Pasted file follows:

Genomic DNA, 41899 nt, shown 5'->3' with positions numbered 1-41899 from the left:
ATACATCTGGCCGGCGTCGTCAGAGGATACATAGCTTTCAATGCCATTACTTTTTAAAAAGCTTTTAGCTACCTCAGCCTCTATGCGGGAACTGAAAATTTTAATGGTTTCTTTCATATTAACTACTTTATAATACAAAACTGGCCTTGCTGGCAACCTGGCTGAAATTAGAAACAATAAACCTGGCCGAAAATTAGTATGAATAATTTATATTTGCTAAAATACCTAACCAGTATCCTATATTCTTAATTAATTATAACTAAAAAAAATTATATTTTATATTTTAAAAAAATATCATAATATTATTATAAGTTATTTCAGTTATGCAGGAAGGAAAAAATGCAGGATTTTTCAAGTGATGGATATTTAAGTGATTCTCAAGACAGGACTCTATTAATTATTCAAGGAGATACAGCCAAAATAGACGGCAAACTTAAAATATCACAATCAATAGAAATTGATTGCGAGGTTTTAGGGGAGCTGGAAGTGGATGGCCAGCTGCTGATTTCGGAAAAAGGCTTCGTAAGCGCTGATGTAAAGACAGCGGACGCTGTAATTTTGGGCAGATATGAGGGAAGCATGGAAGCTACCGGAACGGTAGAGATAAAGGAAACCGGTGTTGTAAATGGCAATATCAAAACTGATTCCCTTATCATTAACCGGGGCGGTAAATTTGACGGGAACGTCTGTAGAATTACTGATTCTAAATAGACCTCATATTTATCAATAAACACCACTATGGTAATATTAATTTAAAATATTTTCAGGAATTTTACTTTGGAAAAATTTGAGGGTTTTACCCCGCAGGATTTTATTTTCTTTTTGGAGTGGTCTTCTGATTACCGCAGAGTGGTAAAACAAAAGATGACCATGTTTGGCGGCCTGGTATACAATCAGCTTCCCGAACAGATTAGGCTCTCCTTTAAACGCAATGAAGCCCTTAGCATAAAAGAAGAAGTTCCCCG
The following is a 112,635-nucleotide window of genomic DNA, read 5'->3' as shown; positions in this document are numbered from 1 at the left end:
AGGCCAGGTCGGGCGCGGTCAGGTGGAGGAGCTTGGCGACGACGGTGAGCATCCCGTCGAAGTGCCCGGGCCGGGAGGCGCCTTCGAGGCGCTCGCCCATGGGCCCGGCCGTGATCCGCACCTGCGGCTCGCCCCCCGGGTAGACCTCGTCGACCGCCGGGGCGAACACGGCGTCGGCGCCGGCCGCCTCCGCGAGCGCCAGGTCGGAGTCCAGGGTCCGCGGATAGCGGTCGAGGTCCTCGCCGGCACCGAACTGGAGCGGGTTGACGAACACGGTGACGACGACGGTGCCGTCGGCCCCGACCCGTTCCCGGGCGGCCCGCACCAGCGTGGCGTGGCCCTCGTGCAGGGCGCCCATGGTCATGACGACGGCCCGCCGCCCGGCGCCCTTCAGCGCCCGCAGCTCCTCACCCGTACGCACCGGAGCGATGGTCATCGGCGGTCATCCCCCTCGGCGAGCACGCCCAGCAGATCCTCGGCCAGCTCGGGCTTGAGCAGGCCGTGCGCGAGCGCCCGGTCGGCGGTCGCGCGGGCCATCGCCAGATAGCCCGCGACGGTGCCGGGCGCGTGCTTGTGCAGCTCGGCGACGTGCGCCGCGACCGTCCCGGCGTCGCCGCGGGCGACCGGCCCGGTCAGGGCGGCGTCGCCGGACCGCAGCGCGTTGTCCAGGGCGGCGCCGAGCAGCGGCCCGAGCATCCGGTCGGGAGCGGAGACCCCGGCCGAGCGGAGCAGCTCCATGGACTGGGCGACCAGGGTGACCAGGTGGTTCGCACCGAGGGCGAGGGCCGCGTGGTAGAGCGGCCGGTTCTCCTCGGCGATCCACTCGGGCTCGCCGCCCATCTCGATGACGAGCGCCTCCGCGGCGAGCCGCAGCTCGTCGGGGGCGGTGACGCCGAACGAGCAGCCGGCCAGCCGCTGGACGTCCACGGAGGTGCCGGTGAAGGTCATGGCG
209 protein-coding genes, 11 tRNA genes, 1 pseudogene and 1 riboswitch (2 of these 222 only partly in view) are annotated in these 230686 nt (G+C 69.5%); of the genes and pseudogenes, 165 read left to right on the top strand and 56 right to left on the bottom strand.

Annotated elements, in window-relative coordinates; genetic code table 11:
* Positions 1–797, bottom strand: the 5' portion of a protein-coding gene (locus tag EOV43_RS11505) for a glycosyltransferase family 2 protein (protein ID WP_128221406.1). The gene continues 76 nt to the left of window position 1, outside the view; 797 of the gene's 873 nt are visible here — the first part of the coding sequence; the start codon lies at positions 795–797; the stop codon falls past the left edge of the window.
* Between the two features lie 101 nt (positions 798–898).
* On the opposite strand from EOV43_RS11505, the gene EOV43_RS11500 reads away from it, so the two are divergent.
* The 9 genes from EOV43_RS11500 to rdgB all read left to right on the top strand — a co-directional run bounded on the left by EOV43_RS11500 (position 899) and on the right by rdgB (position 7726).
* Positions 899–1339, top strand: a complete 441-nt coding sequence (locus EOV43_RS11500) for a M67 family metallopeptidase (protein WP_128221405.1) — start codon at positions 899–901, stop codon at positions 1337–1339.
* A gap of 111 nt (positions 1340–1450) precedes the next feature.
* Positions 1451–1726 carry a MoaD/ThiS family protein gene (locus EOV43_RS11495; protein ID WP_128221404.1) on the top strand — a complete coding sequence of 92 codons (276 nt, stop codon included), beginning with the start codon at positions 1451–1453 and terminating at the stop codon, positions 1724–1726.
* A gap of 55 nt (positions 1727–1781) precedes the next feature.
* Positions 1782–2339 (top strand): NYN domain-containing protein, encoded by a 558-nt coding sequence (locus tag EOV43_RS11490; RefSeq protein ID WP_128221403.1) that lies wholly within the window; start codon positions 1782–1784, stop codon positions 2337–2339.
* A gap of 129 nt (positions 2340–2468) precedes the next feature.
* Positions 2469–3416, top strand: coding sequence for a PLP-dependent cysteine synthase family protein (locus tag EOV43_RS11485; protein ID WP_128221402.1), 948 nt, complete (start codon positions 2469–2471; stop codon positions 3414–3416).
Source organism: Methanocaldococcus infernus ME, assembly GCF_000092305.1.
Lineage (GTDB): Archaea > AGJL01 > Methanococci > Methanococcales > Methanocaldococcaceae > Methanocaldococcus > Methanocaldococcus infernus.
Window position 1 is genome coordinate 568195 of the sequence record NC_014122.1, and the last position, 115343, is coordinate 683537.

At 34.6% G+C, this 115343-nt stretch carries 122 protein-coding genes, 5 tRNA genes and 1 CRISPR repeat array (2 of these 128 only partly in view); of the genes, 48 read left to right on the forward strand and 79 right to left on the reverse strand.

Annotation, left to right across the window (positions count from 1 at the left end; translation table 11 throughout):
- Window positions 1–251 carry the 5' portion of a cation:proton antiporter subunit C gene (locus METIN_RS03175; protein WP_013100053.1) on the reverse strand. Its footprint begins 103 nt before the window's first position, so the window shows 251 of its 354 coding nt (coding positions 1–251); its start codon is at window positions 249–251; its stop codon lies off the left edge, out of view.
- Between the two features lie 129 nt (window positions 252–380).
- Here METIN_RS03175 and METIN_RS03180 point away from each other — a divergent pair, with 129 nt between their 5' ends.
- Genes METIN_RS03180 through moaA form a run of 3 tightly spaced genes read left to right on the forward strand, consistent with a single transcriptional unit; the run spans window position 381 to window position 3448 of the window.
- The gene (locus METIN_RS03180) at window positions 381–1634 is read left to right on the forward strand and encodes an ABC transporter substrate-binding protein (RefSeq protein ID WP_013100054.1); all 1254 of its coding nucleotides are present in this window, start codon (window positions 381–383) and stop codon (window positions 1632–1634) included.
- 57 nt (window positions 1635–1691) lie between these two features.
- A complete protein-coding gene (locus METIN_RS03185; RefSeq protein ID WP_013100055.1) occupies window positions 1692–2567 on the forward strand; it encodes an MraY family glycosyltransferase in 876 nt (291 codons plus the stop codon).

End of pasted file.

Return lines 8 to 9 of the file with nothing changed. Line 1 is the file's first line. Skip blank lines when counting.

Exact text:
* Between the two features lie 101 nt (positions 798–898).
* On the opposite strand from EOV43_RS11505, the gene EOV43_RS11500 reads away from it, so the two are divergent.